Siemens said on Dec. 4 that it will supply five of its 6 MW offshore wind turbines for a floating wind farm that Statoil is developing in Scottish waters about 15 miles off the coast of Peterhead in Aberdeenshire.
The turbines will be installed on floating foundations operating in depths between 90 meters and 120 meters. Called the Hywind Scotland Project, the floating offshore wind farm will have a total generating capacity of 30 MW. Assembly of the turbines is scheduled for the first half of 2017.
“We are proud to once again be on board the floating wind project with Statoil, and to apply the experience we gained with the first full-scale floater,” Morten Rasmussen, head of technology, Siemens Wind Power and Renewables, said in a statement. “Hywind Scotland is another pioneering project and has the potential to become a trailblazer for future wind projects.”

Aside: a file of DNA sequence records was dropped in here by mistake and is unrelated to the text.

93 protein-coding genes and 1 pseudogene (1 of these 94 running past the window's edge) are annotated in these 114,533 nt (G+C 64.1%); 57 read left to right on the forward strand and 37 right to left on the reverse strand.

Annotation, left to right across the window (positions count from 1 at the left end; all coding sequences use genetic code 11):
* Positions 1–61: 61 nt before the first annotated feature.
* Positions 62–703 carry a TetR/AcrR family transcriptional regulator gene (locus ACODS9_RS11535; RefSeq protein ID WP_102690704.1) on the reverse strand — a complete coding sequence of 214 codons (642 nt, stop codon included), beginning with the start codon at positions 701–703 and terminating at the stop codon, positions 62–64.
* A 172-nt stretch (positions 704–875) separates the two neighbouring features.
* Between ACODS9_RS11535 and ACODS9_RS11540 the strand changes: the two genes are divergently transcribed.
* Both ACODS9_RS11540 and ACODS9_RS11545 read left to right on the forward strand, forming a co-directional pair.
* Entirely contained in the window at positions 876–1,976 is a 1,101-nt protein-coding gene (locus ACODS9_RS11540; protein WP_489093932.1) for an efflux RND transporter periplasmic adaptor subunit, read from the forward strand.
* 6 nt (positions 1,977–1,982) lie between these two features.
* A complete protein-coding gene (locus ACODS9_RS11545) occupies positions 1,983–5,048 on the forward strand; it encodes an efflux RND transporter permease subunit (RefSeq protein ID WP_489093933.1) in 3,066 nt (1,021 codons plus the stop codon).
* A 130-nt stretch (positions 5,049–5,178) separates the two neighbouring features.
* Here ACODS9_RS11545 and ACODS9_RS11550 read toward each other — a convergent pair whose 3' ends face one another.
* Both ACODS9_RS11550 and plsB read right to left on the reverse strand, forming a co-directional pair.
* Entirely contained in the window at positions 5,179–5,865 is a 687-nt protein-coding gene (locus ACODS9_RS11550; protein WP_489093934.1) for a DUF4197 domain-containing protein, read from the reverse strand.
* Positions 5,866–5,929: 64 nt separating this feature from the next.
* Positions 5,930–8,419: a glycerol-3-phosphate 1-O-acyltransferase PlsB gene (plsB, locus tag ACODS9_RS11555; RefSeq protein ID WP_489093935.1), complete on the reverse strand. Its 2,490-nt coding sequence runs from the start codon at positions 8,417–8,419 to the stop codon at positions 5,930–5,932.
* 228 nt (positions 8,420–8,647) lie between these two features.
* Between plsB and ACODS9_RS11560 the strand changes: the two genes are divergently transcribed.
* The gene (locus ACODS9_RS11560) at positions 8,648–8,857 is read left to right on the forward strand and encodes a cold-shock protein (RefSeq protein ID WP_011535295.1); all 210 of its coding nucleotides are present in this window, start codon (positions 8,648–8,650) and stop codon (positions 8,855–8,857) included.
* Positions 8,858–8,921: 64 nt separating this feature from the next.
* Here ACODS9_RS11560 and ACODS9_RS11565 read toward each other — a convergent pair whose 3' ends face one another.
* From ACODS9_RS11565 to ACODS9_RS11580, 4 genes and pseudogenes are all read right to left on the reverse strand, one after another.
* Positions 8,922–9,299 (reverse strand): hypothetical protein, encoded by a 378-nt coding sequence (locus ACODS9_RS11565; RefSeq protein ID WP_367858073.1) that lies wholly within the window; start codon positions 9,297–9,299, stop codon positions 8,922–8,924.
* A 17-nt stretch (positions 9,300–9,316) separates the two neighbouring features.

Siemens said that the Hywind Demo Project demonstrated how future floating concepts for commercial and large-scale offshore wind parks can be both cost-efficient and low risk. The floating foundations are ballast-stabilized and fastened to the seabed with mooring lines. According to Siemens, the lightweight nacelles of the large direct drive wind turbines are particularly suited for the floating foundations designed as slender cylinder structures.
The company said that for the floating installation, Siemens’ technicians developed new controller settings for rotor pitch and yaw drive regulation.
Statoil on Nov. 25 awarded a contract to Scotland-based Isleburn for the provision of the suction anchors for the Hywind Scotland Project. Suction anchors are installed by sinking into the seabed and then pumping the water out of the pile using a submersible pump. Isleburn said in a statement that it will deliver 15 suction anchors early in 2017.
Lead image: Hywind Demo Project 2009. Copyright: StatoilHydro